Haunting, colorful environments distinguish this debut novel about a girl fighting for survival in the far future.
Ava lives on the Parastrata. She knows nothing beyond her polygamous, fundamentalist religion, whose followers began living in spaceships some 1,000 years ago and which holds women as property since they harbor an interest in Earth “like a soft, rotten spot in [their] souls.” Informed that she’s marrying a man on another ship, Ava’s thrilled to see Luck, a boy she met years ago, in the greeting party. They know they should wait until after their wedding, but they sneak into a desalination pool and succumb to sex the night before—and get caught. To their shock (though not readers’), Ava was actually promised to Luck’s father. The Parastrata women wash Ava and lock her in a chilled room to await her punishment: Being pushed out into open space, which is, of course, fatal. A difficult, terrifying escape and a relative’s sacrifice provide another chance, but where can she go? From the strained peculiarity of the Parastrata to a sunbaked community afloat on the Pacific Ocean to the bustle of Mumbai, Duncan’s settings and diction are vivid. As brown-skinned people become Ava’s chosen family, she learns that her own medium-dark skin—mocked aboard the Parastrata—isn’t a religious stain, marking this a welcome browning of the science-fiction universe. Ava’s decisions sometimes serve plot more than characterization, but readers caught up in the story will forgive this.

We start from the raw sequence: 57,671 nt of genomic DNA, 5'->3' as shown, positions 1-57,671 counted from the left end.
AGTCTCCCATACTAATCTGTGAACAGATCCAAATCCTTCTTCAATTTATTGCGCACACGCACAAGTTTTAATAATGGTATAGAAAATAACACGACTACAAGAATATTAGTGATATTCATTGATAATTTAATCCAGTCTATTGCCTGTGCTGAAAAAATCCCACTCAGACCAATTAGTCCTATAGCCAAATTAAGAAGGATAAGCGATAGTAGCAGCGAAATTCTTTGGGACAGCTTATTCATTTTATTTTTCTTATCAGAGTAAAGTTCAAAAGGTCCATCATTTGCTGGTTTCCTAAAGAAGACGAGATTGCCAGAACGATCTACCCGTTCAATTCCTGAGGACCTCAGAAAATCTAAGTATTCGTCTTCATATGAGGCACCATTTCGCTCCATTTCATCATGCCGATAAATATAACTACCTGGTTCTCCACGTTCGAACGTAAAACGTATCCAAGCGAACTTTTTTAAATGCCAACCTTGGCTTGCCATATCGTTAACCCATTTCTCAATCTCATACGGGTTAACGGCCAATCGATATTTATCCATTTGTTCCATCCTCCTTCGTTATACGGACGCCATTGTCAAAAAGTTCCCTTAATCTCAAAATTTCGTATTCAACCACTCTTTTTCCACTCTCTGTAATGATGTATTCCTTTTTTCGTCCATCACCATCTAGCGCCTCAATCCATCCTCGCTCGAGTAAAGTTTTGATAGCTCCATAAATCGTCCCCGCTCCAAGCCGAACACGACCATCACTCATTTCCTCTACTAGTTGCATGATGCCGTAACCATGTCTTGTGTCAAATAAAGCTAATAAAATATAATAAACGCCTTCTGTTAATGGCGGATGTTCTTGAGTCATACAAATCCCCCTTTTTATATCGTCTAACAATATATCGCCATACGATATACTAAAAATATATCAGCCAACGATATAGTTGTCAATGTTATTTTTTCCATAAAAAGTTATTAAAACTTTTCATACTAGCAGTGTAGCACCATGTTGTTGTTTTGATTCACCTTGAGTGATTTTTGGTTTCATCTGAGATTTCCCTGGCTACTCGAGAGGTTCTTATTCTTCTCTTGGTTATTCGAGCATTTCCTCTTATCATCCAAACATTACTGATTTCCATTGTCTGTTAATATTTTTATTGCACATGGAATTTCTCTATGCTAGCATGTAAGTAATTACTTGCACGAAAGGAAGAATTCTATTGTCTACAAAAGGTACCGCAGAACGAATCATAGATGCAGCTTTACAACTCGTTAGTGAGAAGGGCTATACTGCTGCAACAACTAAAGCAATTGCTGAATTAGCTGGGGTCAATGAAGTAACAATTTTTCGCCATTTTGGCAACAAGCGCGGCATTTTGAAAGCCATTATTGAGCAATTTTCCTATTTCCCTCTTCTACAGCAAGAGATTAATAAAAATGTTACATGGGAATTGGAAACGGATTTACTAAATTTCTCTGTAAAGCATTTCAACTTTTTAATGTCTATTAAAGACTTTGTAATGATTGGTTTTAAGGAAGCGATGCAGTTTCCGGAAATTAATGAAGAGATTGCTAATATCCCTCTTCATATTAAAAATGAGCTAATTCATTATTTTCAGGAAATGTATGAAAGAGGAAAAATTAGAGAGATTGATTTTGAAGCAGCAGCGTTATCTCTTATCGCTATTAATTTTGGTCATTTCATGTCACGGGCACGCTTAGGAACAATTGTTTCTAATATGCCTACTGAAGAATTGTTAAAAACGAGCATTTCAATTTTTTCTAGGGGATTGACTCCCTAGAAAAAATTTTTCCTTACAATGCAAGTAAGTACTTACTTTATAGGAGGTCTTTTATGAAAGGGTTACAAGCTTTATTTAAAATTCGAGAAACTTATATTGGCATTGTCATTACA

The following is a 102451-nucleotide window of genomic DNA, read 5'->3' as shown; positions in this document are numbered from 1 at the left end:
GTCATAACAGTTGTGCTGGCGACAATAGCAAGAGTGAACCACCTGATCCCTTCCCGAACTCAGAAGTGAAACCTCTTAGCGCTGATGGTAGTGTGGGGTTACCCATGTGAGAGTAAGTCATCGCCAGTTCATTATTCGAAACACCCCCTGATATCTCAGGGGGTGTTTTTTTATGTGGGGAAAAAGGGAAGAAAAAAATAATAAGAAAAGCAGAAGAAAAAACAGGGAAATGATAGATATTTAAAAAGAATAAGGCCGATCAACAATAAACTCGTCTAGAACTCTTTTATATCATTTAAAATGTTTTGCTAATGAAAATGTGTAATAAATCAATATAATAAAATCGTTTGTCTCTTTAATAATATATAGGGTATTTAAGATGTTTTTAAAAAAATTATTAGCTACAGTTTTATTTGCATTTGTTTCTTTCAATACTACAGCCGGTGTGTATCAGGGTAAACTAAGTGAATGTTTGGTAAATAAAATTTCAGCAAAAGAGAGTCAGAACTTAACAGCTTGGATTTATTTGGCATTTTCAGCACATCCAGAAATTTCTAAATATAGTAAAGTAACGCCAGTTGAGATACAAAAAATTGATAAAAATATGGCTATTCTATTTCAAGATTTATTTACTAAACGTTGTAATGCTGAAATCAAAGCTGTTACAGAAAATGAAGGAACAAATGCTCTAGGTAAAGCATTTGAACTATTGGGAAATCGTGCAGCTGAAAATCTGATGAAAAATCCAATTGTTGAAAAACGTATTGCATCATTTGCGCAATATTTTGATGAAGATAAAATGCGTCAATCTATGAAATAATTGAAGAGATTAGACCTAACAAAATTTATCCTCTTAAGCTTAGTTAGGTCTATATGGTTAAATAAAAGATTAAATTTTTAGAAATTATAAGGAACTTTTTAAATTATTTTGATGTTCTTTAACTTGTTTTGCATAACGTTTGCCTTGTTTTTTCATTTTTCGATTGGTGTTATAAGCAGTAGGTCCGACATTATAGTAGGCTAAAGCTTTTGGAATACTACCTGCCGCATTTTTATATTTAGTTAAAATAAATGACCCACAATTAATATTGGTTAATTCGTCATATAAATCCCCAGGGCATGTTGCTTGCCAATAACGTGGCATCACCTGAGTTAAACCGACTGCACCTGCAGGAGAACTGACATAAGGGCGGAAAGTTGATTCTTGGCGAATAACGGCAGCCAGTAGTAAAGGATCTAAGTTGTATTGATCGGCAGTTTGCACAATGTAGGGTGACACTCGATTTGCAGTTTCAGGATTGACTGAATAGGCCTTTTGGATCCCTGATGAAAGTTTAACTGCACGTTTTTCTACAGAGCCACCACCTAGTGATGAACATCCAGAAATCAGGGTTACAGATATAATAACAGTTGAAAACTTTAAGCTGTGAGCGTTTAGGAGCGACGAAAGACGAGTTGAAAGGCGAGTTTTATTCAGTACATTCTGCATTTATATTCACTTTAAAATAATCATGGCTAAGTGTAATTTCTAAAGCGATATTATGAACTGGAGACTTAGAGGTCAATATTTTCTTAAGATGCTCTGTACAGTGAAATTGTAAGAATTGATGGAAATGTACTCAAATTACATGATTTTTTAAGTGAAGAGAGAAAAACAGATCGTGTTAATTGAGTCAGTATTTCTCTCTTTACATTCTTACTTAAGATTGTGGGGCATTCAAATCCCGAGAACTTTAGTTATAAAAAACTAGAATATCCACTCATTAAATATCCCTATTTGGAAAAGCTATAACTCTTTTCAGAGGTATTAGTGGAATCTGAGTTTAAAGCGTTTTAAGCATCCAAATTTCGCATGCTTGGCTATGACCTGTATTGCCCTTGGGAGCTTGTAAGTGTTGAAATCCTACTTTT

Memorable. (Science fiction. 14-17)